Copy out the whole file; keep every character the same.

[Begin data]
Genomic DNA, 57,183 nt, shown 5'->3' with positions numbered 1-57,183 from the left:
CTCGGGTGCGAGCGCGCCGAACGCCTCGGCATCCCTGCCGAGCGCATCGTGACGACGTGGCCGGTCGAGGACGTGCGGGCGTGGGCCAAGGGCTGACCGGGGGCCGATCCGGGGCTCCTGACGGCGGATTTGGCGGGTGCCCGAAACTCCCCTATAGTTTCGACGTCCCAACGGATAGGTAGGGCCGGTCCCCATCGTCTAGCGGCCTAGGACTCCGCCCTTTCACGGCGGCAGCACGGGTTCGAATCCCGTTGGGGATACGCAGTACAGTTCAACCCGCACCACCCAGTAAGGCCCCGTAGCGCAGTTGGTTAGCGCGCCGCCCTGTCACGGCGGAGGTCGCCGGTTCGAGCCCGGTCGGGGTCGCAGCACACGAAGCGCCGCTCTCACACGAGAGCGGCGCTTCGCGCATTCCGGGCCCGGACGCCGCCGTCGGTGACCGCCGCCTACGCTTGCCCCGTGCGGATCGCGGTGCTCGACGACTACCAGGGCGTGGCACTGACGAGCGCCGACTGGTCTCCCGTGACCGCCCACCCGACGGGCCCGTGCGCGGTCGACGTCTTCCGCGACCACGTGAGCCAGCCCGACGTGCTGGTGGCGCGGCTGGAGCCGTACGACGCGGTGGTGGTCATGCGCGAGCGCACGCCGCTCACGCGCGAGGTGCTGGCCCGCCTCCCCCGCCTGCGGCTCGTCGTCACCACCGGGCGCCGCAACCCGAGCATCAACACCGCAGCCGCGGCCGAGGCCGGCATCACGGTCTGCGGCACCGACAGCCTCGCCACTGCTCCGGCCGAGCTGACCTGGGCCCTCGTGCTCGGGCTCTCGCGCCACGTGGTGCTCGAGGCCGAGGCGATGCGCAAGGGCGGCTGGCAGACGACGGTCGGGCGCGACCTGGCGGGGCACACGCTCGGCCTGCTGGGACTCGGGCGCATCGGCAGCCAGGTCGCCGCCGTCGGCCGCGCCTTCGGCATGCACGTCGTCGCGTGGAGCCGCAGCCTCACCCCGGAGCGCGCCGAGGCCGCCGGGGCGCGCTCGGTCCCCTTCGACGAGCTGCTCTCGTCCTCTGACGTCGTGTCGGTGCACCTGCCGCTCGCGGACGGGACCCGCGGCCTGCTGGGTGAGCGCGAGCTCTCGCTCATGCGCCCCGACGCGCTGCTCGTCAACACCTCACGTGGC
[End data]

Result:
Genomic DNA, 57,183 nt, shown 5'->3' with positions numbered 1-57,183 from the left:
CTCGGGTGCGAGCGCGCCGAACGCCTCGGCATCCCTGCCGAGCGCATCGTGACGACGTGGCCGGTCGAGGACGTGCGGGCGTGGGCCAAGGGCTGACCGGGGGCCGATCCGGGGCTCCTGACGGCGGATTTGGCGGGTGCCCGAAACTCCCCTATAGTTTCGACGTCCCAACGGATAGGTAGGGCCGGTCCCCATCGTCTAGCGGCCTAGGACTCCGCCCTTTCACGGCGGCAGCACGGGTTCGAATCCCGTTGGGGATACGCAGTACAGTTCAACCCGCACCACCCAGTAAGGCCCCGTAGCGCAGTTGGTTAGCGCGCCGCCCTGTCACGGCGGAGGTCGCCGGTTCGAGCCCGGTCGGGGTCGCAGCACACGAAGCGCCGCTCTCACACGAGAGCGGCGCTTCGCGCATTCCGGGCCCGGACGCCGCCGTCGGTGACCGCCGCCTACGCTTGCCCCGTGCGGATCGCGGTGCTCGACGACTACCAGGGCGTGGCACTGACGAGCGCCGACTGGTCTCCCGTGACCGCCCACCCGACGGGCCCGTGCGCGGTCGACGTCTTCCGCGACCACGTGAGCCAGCCCGACGTGCTGGTGGCGCGGCTGGAGCCGTACGACGCGGTGGTGGTCATGCGCGAGCGCACGCCGCTCACGCGCGAGGTGCTGGCCCGCCTCCCCCGCCTGCGGCTCGTCGTCACCACCGGGCGCCGCAACCCGAGCATCAACACCGCAGCCGCGGCCGAGGCCGGCATCACGGTCTGCGGCACCGACAGCCTCGCCACTGCTCCGGCCGAGCTGACCTGGGCCCTCGTGCTCGGGCTCTCGCGCCACGTGGTGCTCGAGGCCGAGGCGATGCGCAAGGGCGGCTGGCAGACGACGGTCGGGCGCGACCTGGCGGGGCACACGCTCGGCCTGCTGGGACTCGGGCGCATCGGCAGCCAGGTCGCCGCCGTCGGCCGCGCCTTCGGCATGCACGTCGTCGCGTGGAGCCGCAGCCTCACCCCGGAGCGCGCCGAGGCCGCCGGGGCGCGCTCGGTCCCCTTCGACGAGCTGCTCTCGTCCTCTGACGTCGTGTCGGTGCACCTGCCGCTCGCGGACGGGACCCGCGGCCTGCTGGGTGAGCGCGAGCTCTCGCTCATGCGCCCCGACGCGCTGCTCGTCAACACCTCACGTGGC